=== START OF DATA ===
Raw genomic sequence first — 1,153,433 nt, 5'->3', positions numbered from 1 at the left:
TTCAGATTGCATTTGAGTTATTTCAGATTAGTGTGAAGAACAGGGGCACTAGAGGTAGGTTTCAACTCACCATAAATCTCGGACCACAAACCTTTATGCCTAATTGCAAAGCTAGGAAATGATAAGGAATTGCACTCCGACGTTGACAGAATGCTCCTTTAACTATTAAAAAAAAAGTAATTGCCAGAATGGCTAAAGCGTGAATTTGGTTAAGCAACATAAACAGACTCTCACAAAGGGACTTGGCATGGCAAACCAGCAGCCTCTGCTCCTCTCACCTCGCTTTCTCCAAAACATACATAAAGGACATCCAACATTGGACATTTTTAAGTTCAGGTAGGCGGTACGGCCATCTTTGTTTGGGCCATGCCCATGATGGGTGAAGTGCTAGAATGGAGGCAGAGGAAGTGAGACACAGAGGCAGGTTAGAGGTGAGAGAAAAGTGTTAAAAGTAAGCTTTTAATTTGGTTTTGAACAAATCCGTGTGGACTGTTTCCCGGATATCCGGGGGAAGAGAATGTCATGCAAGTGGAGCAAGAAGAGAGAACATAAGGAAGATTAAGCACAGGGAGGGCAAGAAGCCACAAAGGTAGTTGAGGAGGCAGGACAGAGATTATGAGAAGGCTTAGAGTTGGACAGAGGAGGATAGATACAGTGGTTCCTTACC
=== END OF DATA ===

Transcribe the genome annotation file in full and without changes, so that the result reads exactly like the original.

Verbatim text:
Raw genomic sequence first — 1,153,433 nt, 5'->3', positions numbered from 1 at the left:
TTCAGATTGCATTTGAGTTATTTCAGATTAGTGTGAAGAACAGGGGCACTAGAGGTAGGTTTCAACTCACCATAAATCTCGGACCACAAACCTTTATGCCTAATTGCAAAGCTAGGAAATGATAAGGAATTGCACTCCGACGTTGACAGAATGCTCCTTTAACTATTAAAAAAAAAGTAATTGCCAGAATGGCTAAAGCGTGAATTTGGTTAAGCAACATAAACAGACTCTCACAAAGGGACTTGGCATGGCAAACCAGCAGCCTCTGCTCCTCTCACCTCGCTTTCTCCAAAACATACATAAAGGACATCCAACATTGGACATTTTTAAGTTCAGGTAGGCGGTACGGCCATCTTTGTTTGGGCCATGCCCATGATGGGTGAAGTGCTAGAATGGAGGCAGAGGAAGTGAGACACAGAGGCAGGTTAGAGGTGAGAGAAAAGTGTTAAAAGTAAGCTTTTAATTTGGTTTTGAACAAATCCGTGTGGACTGTTTCCCGGATATCCGGGGGAAGAGAATGTCATGCAAGTGGAGCAAGAAGAGAGAACATAAGGAAGATTAAGCACAGGGAGGGCAAGAAGCCACAAAGGTAGTTGAGGAGGCAGGACAGAGATTATGAGAAGGCTTAGAGTTGGACAGAGGAGGATAGATACAGTGGTTCCTTACC